Why Every Manufacturer Should Care About Conflict Minerals
July 27, 2016 12:10 pm
posted by Tamara Wamsley
posted within Supply Chain Development
The tragic stories of human rights violations and corruption throughout the Congo region of Africa are gut-wrenching. The term “conflict mineral” refers to the mineral ores that are in high demand such as tantalum, tungsten, tin, and gold; commonly called 3TG.
The 3TG minerals can be found in the Congo region and are typically under the control of armed groups. The groups use slaves that they capture in the region to mine the minerals. Then, sell the 3TG around the world for massive profits. One 2008 report estimates that the armed groups earned $185 million from the mineral trade. Meanwhile, the workers are forced to barely survive in deplorable conditions.
Demand is high for the conflict minerals because they are used in many every day products, such as cell phones and cars. The 3TG minerals can be found in most electronics, cans, batteries, glass, drill bits, light bulbs, as well as, many types of manufacturing and industrial cutting equipment.
Over the last several years, many organizations have initiated strategic efforts to reduce the minerals that are purchased from the militia groups.
In 2010, the U.S. congress passed an addition to the Dodd-Frank Act, adding a requirement for companies “contracting to manufacture” to disclose their use of conflict minerals. It also mandates that the companies provide their 3TG purchasing information on their public website.
In a recent press release, the European Union (EU) disclosed an agreement to deploy a mandatory reporting scheme for all companies that import the 3TG. The EU legislation will extend to all conflict minerals no matter the sourced location, not just those coming from the Congo region.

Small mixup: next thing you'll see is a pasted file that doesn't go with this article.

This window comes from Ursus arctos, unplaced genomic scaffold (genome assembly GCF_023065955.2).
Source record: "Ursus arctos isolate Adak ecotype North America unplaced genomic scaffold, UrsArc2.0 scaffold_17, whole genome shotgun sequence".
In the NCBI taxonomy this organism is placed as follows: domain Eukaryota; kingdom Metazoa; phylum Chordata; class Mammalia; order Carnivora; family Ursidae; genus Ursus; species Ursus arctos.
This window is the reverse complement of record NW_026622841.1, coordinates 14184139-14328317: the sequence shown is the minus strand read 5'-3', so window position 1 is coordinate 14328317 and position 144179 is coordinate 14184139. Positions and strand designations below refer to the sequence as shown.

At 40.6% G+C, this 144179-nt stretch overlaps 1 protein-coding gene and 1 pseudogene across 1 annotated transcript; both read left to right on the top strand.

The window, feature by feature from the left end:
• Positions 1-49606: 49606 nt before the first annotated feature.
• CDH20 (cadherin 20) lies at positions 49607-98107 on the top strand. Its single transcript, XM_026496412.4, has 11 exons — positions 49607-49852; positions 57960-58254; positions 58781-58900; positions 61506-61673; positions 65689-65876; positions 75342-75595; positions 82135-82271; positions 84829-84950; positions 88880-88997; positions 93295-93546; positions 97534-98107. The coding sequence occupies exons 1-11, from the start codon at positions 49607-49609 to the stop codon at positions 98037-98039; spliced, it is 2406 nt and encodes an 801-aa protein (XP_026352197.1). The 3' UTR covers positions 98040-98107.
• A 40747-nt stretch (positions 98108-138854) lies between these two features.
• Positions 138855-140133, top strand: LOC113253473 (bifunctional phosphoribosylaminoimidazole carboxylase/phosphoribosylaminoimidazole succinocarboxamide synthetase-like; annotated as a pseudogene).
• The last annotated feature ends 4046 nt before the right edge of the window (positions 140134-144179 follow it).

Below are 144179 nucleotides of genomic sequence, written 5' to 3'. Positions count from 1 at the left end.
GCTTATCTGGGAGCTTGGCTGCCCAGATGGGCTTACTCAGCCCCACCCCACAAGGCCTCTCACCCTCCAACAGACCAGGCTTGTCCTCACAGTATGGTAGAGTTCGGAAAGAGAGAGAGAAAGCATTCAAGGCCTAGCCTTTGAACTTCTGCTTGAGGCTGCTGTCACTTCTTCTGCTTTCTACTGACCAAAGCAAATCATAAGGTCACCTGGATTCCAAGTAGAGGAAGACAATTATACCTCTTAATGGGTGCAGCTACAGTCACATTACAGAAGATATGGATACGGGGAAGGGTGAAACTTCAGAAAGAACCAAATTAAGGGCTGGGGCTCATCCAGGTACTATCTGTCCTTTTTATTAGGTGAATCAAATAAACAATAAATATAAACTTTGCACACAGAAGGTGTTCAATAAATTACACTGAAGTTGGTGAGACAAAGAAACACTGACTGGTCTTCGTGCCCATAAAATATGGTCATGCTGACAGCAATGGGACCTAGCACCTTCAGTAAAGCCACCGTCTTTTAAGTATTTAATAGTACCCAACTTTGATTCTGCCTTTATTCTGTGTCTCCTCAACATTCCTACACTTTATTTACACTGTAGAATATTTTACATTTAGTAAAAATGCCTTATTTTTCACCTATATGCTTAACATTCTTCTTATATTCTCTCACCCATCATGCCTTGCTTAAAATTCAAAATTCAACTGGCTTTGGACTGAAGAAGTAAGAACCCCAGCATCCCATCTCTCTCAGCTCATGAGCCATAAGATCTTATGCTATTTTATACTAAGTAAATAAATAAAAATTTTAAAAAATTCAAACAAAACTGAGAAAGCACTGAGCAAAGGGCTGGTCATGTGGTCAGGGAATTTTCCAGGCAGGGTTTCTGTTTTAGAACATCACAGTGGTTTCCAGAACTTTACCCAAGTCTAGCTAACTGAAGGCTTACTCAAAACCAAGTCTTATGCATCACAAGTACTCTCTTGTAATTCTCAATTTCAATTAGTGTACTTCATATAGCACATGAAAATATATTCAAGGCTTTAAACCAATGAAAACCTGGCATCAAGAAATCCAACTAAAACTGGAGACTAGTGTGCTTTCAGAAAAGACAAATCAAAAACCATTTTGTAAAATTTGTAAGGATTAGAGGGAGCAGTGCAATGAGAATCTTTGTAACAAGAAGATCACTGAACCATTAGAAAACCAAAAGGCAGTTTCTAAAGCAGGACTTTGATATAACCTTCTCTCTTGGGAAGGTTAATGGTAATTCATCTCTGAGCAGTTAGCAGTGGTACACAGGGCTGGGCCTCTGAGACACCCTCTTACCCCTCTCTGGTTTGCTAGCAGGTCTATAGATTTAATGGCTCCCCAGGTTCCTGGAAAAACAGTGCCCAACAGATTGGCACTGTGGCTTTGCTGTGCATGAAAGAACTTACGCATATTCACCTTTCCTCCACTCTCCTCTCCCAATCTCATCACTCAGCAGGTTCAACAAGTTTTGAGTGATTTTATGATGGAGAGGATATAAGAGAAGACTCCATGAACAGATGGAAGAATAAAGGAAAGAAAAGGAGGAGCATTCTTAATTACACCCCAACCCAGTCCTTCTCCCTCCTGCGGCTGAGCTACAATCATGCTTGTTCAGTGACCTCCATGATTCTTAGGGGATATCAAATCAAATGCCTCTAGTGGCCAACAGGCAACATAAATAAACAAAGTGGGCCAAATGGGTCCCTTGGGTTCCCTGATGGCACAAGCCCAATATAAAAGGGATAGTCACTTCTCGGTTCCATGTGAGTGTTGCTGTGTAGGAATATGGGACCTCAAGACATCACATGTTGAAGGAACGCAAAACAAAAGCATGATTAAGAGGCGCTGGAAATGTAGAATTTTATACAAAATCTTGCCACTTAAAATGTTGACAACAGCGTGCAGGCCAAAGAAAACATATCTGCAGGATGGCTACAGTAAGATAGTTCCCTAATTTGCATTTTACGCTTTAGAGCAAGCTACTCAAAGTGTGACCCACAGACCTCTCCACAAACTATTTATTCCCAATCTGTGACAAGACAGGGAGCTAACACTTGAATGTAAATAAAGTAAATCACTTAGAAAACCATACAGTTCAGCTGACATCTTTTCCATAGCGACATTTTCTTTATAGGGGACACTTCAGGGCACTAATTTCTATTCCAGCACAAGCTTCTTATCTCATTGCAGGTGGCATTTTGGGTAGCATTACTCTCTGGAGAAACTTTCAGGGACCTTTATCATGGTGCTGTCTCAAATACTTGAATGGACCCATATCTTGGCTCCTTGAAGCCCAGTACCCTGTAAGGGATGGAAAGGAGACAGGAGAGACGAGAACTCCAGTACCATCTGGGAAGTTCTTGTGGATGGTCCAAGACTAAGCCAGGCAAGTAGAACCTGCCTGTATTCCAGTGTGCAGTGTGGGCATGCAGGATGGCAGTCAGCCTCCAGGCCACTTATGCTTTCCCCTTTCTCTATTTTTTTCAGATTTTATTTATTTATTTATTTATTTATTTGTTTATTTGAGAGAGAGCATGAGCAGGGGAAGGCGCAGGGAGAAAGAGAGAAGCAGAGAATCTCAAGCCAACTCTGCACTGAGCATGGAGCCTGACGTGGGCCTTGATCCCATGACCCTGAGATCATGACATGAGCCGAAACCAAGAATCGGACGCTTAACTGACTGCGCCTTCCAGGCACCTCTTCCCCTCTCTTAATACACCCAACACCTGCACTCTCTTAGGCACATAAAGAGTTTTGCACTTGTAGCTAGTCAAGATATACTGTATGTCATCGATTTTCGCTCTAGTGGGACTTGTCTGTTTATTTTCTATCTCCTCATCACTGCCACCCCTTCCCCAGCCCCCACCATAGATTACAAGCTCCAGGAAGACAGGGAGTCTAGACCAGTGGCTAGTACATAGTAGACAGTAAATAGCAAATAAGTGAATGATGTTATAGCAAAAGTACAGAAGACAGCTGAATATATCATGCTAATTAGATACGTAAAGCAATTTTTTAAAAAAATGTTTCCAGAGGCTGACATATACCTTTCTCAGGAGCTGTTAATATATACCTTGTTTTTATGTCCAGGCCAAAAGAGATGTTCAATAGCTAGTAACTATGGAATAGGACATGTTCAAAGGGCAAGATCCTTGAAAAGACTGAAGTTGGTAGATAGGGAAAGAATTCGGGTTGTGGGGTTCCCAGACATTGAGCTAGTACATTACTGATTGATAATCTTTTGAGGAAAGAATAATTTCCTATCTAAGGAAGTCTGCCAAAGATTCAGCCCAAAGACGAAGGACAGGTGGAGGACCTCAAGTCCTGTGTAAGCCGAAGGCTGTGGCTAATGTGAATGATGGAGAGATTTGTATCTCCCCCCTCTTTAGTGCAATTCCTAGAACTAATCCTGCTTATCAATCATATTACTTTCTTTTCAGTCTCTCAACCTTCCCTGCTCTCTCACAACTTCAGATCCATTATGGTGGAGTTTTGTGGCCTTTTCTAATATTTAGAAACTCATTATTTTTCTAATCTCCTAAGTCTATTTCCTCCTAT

Manufacturers will need to do their due diligence to understand the regulations and to ensure that they, and all of their suppliers, are in compliance. Not knowing every step in the supply chain could lead to fines and embarrassing news articles that could destroy a brand or business.
4 Ways to Help Ensure Compliance:
The purchase of conflict minerals requires an independent third-party supply chain traceability audit. It also requires that the audit findings be made available to the public and to the U.S. Securities and Exchange Commission (SEC). It is smart business to mandate that all materials used in your production process are known and that the country of origin has been fully documented.
Supply Chain Review
Identify any of your suppliers who utilize the 3TG minerals in their processed and production. Determine the country of origin for any minerals being used. Ensure that every supplier is in compliance with all of the relevant regulations.
Share Your Thoughts
Contact suppliers and let them know that you do not want your purchases supporting the violent groups in the Congo region and encourage the purchase of minerals from other sources.
Support Ethical Suppliers
Purchase supplies from companies who are able to prove the origin of their materials. Support only those businesses who are making purchasing choices that you agree with.